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Cuba harasses, detains activists on eve of planned protest

The Washington Post logo The Washington Post 11/14/2021 Mary Beth Sheridan
People hang Cuban flags over the windows of Yunior García Aguilera's home in Havana on Sunday to stop the playwright and activist from communicating with journalists outside. © Eliana Aponte/for The Washington Post People hang Cuban flags over the windows of Yunior García Aguilera's home in Havana on Sunday to stop the playwright and activist from communicating with journalists outside.

Security forces surrounded the homes of Cuban activists on Sunday, the day before a planned march that will test the strength of the protest movement that erupted last summer when Cubans poured into the streets to demand more political freedoms on the communist-ruled island.

The best-known organizer of Monday’s protest, 39-year-old playwright Yunior García Aguilera, had announced he would march alone through Havana at 3 p.m. on Sunday, carrying a white rose in solidarity with Cubans who had been prevented from participating the following day. But hours before he set out, plainclothes police swarmed his block and besieged his building. He tried to signal to journalists from his apartment, displaying a white sheet in support of the protests, and a rose. People dropped giant Cuban flags over the side of the building to cover the windows.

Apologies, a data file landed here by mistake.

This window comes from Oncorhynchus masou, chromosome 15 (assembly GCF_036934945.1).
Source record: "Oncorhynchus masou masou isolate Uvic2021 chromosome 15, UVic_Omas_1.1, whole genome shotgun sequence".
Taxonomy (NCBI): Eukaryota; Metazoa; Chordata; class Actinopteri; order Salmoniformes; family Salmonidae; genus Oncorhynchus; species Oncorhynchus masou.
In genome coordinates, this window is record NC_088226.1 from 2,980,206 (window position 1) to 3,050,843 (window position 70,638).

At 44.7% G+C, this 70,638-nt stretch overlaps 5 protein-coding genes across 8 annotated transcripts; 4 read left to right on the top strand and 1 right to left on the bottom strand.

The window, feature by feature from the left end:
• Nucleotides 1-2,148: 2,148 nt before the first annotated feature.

“We all know we can be detained within a few hours,” García Aguilera said in a Facebook Live post on Sunday morning, appearing nervous but calm. “I will face this with dignity. I believe this country will change.”

He called on people around the nation to clap at 3 p.m. to show their “thirst for freedom,” but there did not appear to be a widespread response. “I won’t renounce my ideas,” he told The Washington Post later Sunday. He said, however, he was penned in by hundreds of security forces outside his home. “The lives of my family members are in danger,” he said.

Cuba's communist leaders have long resisted change. Protests show the risk of resisting it.

Cuban authorities had hoped to celebrate the island’s grand reopening to tourists on Monday, following a coronavirus shutdown of nearly 20 months that has crippled an already weak economy. Instead, the day has become symbolic of the confrontation between the government and pro-democracy activists.

García Aguilera shows his fist through an apartment window. © Adalberto Roque/AFP/Getty Images García Aguilera shows his fist through an apartment window.

Thousands of Cubans, fed up with food shortages, a battered health system and electricity blackouts, spontaneously joined demonstrations last July. They were the biggest protests in six decades.

Activists planned a nationwide “Civic March for Change” on Monday. But with the advance warning, the government has moved aggressively to derail another massive protest. It denied the organizers a permit, claiming they were tied to “subversive organizations” financed by the U.S. government.

In recent days, García Aguilera said, his phone lines and Internet connection were cut. Authorities summoned independent Cuban journalists and activists for questioning and warned they could face charges of public disorder.